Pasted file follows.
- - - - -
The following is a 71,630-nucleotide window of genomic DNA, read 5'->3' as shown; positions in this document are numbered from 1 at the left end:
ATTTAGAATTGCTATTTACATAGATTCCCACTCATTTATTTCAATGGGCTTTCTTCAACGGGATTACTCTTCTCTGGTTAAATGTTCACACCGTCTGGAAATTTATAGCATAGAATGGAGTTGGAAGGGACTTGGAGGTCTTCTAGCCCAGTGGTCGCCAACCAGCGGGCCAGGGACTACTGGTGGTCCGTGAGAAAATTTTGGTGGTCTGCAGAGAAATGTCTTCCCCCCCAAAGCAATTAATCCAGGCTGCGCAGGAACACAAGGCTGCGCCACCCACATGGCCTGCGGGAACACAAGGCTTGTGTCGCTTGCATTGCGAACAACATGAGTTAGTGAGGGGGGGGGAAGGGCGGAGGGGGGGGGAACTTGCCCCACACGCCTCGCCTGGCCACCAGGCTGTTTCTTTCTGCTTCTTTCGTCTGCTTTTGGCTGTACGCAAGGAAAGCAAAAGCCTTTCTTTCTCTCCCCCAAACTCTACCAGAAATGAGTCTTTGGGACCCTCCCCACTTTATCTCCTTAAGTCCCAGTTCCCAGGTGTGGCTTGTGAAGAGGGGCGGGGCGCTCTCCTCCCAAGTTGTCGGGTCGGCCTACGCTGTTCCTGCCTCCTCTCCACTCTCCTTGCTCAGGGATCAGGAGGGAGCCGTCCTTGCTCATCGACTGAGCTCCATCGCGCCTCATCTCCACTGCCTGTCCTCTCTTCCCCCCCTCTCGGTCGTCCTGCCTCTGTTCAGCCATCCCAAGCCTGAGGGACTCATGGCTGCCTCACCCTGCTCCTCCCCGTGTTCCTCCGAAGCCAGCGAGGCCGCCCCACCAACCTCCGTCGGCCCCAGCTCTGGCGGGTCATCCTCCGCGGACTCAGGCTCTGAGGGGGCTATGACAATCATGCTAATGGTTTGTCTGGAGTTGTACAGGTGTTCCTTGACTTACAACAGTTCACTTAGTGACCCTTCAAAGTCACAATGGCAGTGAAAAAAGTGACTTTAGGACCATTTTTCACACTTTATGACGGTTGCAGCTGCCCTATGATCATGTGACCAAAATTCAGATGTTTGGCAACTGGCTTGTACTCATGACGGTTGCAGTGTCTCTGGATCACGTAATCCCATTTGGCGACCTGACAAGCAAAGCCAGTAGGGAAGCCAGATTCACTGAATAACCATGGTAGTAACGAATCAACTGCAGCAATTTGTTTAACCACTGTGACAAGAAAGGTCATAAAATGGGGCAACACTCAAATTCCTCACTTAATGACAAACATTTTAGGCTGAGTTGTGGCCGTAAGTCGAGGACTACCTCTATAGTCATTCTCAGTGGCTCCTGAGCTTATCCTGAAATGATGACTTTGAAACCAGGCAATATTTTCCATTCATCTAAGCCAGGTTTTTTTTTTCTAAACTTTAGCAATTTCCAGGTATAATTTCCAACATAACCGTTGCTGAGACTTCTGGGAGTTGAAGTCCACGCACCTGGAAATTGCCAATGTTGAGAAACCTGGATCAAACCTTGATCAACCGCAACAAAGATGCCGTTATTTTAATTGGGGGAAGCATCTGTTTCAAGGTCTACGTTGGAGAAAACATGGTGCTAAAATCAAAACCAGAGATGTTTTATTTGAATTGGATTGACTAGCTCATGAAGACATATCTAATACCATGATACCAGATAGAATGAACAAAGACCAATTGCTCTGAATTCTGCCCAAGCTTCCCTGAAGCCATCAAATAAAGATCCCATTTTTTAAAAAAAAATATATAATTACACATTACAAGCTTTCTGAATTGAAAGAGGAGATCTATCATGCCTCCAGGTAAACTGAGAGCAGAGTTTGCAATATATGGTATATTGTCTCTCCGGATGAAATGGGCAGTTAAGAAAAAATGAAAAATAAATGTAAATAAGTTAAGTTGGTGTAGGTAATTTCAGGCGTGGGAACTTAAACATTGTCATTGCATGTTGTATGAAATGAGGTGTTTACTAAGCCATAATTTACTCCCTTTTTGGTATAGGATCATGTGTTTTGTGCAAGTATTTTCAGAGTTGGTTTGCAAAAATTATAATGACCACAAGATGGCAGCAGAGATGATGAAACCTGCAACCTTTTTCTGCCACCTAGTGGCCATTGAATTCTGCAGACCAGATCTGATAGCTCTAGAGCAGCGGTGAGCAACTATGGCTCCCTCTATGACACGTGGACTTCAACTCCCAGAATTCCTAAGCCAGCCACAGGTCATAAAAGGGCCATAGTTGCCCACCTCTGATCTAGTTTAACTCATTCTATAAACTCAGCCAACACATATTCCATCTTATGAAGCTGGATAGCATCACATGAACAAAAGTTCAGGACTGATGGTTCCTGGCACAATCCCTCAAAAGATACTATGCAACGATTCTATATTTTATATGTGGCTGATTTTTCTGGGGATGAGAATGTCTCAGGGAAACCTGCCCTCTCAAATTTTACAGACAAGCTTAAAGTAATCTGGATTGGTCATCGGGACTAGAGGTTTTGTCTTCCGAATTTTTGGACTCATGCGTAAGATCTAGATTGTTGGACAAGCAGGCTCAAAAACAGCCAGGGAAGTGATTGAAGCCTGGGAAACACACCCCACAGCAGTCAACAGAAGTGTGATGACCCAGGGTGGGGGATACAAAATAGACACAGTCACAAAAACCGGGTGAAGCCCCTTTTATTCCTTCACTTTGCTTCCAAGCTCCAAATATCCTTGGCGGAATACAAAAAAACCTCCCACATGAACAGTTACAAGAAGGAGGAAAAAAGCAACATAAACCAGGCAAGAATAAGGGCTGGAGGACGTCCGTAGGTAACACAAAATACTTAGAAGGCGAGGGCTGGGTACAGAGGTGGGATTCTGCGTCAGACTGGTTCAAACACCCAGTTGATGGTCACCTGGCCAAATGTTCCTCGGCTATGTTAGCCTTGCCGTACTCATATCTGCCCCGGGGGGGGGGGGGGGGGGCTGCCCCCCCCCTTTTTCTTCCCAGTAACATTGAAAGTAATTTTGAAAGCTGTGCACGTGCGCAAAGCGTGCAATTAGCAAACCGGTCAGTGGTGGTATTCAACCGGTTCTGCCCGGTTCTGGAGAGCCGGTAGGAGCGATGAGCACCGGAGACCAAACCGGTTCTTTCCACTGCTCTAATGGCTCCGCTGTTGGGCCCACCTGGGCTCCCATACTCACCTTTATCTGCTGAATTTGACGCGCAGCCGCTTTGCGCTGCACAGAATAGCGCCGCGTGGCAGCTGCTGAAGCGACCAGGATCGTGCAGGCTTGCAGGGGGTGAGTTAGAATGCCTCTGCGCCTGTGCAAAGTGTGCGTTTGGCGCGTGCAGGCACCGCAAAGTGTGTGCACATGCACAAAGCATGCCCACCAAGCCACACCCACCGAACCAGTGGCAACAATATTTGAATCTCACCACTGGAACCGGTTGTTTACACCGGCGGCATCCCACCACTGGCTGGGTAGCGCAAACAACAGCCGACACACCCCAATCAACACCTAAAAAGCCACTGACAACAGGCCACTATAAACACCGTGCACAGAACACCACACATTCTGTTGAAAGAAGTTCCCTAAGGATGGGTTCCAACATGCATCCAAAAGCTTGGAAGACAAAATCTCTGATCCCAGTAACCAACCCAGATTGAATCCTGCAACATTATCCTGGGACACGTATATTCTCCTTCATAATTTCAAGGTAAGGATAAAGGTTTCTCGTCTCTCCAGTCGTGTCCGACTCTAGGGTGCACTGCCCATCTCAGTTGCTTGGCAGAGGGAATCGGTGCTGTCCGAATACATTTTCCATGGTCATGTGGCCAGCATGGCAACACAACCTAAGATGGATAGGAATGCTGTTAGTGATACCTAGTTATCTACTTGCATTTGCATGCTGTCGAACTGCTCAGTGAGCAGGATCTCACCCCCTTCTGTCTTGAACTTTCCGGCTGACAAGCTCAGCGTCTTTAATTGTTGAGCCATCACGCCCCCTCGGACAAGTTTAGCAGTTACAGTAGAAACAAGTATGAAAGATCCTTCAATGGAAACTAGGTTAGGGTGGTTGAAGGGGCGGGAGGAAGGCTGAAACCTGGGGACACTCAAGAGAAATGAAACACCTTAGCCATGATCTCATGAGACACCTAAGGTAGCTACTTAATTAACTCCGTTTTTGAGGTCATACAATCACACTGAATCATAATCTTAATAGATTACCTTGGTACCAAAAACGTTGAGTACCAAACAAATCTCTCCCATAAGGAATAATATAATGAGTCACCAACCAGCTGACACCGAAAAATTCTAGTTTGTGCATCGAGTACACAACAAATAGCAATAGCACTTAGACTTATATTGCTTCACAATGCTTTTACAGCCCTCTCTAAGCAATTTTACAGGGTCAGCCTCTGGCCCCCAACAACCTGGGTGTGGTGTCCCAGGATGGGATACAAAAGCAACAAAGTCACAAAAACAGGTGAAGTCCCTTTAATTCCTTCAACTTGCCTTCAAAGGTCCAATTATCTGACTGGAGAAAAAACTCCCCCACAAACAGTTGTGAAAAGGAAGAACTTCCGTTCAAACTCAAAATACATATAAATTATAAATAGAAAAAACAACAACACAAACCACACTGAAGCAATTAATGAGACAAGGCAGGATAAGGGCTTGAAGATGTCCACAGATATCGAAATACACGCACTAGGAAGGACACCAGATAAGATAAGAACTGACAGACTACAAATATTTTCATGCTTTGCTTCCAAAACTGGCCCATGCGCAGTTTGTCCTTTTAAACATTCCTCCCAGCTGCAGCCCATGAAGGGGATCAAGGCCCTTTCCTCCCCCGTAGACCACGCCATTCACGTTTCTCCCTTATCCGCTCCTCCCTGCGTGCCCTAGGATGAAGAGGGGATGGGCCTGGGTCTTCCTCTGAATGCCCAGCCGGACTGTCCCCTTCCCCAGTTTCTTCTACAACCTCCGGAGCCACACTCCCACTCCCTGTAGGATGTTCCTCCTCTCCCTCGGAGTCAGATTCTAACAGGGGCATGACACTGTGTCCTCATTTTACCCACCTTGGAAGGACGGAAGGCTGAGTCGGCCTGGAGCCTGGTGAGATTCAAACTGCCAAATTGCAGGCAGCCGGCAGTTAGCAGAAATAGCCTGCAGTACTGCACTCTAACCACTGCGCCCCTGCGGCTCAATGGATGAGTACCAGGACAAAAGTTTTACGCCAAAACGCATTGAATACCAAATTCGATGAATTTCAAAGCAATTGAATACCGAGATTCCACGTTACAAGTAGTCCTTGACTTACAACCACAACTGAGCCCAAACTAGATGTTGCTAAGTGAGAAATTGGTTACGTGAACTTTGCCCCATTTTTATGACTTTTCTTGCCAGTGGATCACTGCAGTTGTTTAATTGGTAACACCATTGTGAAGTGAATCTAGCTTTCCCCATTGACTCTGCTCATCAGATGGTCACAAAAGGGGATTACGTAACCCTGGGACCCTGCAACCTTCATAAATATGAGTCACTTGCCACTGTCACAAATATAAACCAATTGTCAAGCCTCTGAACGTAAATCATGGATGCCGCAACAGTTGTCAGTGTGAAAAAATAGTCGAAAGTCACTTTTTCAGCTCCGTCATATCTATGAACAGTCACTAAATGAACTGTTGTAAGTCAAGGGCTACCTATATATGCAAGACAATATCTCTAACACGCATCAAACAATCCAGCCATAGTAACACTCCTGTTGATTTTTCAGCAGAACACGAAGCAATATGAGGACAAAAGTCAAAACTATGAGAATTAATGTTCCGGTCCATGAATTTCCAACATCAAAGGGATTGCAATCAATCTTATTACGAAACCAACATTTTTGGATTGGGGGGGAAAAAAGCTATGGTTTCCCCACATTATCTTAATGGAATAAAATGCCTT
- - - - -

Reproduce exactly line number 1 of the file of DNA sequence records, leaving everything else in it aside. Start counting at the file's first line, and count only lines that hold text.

The following is a 71,630-nucleotide window of genomic DNA, read 5'->3' as shown; positions in this document are numbered from 1 at the left end: